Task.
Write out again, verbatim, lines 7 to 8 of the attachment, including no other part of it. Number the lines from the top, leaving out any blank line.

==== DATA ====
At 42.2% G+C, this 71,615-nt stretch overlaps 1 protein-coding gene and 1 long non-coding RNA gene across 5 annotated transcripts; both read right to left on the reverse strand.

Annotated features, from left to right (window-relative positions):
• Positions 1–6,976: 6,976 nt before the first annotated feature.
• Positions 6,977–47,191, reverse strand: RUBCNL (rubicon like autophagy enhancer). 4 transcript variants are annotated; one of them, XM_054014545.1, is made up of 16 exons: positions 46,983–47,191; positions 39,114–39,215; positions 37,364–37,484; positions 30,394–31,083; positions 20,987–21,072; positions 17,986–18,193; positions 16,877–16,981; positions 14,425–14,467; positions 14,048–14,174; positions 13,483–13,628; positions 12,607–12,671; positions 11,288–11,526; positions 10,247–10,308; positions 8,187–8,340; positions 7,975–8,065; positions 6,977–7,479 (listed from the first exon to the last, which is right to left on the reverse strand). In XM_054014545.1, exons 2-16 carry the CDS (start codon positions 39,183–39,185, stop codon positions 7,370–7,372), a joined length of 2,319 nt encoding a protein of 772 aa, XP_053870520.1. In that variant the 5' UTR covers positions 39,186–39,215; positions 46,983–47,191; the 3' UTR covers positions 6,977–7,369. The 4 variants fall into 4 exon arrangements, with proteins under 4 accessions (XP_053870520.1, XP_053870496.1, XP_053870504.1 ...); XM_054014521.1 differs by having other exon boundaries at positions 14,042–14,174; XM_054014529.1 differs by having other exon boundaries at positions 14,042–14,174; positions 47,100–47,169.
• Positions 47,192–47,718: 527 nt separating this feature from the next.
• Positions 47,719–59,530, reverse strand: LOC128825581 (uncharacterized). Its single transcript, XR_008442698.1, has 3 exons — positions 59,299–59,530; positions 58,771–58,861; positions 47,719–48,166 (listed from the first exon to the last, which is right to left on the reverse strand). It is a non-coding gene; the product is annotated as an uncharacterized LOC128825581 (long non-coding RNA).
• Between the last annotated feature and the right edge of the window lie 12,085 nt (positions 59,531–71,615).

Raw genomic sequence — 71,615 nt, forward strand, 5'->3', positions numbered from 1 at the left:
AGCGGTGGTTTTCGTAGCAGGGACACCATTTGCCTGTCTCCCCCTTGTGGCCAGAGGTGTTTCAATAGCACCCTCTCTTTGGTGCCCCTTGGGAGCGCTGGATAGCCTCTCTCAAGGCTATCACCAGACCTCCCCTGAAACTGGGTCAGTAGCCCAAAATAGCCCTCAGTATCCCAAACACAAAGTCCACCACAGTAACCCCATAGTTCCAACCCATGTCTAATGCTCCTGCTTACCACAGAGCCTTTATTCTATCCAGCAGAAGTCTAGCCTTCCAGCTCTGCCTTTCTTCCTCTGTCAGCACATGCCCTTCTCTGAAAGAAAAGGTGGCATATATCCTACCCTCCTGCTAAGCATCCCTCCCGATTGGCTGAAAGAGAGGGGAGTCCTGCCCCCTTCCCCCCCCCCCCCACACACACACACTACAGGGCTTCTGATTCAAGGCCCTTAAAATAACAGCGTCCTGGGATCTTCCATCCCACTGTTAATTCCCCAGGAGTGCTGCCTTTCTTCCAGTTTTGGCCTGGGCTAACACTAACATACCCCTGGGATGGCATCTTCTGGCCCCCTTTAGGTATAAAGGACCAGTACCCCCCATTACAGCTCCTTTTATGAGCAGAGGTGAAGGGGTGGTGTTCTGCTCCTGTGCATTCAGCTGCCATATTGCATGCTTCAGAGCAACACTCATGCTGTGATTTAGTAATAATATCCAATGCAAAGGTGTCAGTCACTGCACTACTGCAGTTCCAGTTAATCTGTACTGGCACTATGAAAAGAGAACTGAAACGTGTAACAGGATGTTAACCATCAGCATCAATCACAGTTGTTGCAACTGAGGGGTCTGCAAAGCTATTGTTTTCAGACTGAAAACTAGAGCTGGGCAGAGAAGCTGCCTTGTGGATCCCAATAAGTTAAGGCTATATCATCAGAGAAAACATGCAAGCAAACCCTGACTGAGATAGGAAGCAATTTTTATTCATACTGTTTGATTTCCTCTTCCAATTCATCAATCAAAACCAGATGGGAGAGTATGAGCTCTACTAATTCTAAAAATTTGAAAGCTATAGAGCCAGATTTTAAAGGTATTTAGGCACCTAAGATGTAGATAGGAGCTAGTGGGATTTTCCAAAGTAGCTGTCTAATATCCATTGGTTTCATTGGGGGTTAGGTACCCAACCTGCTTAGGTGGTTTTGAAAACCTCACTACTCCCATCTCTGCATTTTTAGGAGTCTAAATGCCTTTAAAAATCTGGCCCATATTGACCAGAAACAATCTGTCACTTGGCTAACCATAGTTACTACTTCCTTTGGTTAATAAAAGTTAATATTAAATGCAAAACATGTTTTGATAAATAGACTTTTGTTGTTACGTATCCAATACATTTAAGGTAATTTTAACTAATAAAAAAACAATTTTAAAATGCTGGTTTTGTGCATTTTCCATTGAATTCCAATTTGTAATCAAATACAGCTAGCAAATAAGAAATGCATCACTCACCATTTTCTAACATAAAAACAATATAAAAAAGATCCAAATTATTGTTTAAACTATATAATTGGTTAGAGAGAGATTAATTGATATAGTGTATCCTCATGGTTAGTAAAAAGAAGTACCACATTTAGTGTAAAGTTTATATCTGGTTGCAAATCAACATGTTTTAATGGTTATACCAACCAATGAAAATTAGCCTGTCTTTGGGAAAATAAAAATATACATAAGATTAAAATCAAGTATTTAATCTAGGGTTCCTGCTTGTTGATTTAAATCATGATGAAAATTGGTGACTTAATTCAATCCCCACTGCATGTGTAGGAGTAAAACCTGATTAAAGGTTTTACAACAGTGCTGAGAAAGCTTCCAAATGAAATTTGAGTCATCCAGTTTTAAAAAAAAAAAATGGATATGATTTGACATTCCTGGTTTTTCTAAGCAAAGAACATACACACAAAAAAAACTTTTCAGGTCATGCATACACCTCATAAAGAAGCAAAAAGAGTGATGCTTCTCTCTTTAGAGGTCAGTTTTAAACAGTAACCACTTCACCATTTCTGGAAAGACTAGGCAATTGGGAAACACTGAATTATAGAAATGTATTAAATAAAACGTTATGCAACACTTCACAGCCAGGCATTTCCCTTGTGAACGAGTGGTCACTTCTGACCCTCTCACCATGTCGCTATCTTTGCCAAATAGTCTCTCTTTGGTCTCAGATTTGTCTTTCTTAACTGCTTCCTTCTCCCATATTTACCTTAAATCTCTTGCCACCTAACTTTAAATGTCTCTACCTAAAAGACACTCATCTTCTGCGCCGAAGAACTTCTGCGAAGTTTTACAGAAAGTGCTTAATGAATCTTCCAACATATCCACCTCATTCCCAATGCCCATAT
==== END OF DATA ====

• Between the last annotated feature and the right edge of the window lie 12,085 nt (positions 59,531–71,615).

Raw genomic sequence — 71,615 nt, forward strand, 5'->3', positions numbered from 1 at the left: